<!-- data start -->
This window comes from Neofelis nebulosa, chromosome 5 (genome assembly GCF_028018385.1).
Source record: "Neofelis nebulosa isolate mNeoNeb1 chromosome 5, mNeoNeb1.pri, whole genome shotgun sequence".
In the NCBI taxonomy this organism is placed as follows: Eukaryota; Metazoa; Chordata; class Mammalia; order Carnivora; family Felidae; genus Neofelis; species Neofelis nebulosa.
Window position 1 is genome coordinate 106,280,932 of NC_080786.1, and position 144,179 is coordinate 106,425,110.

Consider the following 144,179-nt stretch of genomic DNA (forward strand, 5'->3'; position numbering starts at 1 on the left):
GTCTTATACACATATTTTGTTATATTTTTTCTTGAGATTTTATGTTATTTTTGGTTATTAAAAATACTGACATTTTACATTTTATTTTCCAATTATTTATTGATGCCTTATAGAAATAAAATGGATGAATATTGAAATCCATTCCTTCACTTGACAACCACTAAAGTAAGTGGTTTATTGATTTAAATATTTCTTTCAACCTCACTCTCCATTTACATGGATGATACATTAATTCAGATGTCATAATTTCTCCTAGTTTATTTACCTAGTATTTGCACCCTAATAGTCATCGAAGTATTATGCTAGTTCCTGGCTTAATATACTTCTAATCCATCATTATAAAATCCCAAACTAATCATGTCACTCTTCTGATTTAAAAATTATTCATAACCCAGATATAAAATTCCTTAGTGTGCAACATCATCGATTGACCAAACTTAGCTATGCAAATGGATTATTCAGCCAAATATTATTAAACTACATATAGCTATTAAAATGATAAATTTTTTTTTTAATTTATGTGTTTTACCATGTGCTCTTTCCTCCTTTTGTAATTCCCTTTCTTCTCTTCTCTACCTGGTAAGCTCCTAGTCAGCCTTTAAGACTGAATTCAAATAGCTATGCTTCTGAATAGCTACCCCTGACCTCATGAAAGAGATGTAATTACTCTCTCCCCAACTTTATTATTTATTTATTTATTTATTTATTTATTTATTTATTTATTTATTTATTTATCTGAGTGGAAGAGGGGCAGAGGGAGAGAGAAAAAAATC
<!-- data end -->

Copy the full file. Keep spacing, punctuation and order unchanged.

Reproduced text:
This window comes from Neofelis nebulosa, chromosome 5 (genome assembly GCF_028018385.1).
Source record: "Neofelis nebulosa isolate mNeoNeb1 chromosome 5, mNeoNeb1.pri, whole genome shotgun sequence".
In the NCBI taxonomy this organism is placed as follows: Eukaryota; Metazoa; Chordata; class Mammalia; order Carnivora; family Felidae; genus Neofelis; species Neofelis nebulosa.
Window position 1 is genome coordinate 106,280,932 of NC_080786.1, and position 144,179 is coordinate 106,425,110.

Consider the following 144,179-nt stretch of genomic DNA (forward strand, 5'->3'; position numbering starts at 1 on the left):
GTCTTATACACATATTTTGTTATATTTTTTCTTGAGATTTTATGTTATTTTTGGTTATTAAAAATACTGACATTTTACATTTTATTTTCCAATTATTTATTGATGCCTTATAGAAATAAAATGGATGAATATTGAAATCCATTCCTTCACTTGACAACCACTAAAGTAAGTGGTTTATTGATTTAAATATTTCTTTCAACCTCACTCTCCATTTACATGGATGATACATTAATTCAGATGTCATAATTTCTCCTAGTTTATTTACCTAGTATTTGCACCCTAATAGTCATCGAAGTATTATGCTAGTTCCTGGCTTAATATACTTCTAATCCATCATTATAAAATCCCAAACTAATCATGTCACTCTTCTGATTTAAAAATTATTCATAACCCAGATATAAAATTCCTTAGTGTGCAACATCATCGATTGACCAAACTTAGCTATGCAAATGGATTATTCAGCCAAATATTATTAAACTACATATAGCTATTAAAATGATAAATTTTTTTTTTAATTTATGTGTTTTACCATGTGCTCTTTCCTCCTTTTGTAATTCCCTTTCTTCTCTTCTCTACCTGGTAAGCTCCTAGTCAGCCTTTAAGACTGAATTCAAATAGCTATGCTTCTGAATAGCTACCCCTGACCTCATGAAAGAGATGTAATTACTCTCTCCCCAACTTTATTATTTATTTATTTATTTATTTATTTATTTATTTATTTATTTATTTATTTATCTGAGTGGAAGAGGGGCAGAGGGAGAGAGAAAAAAATC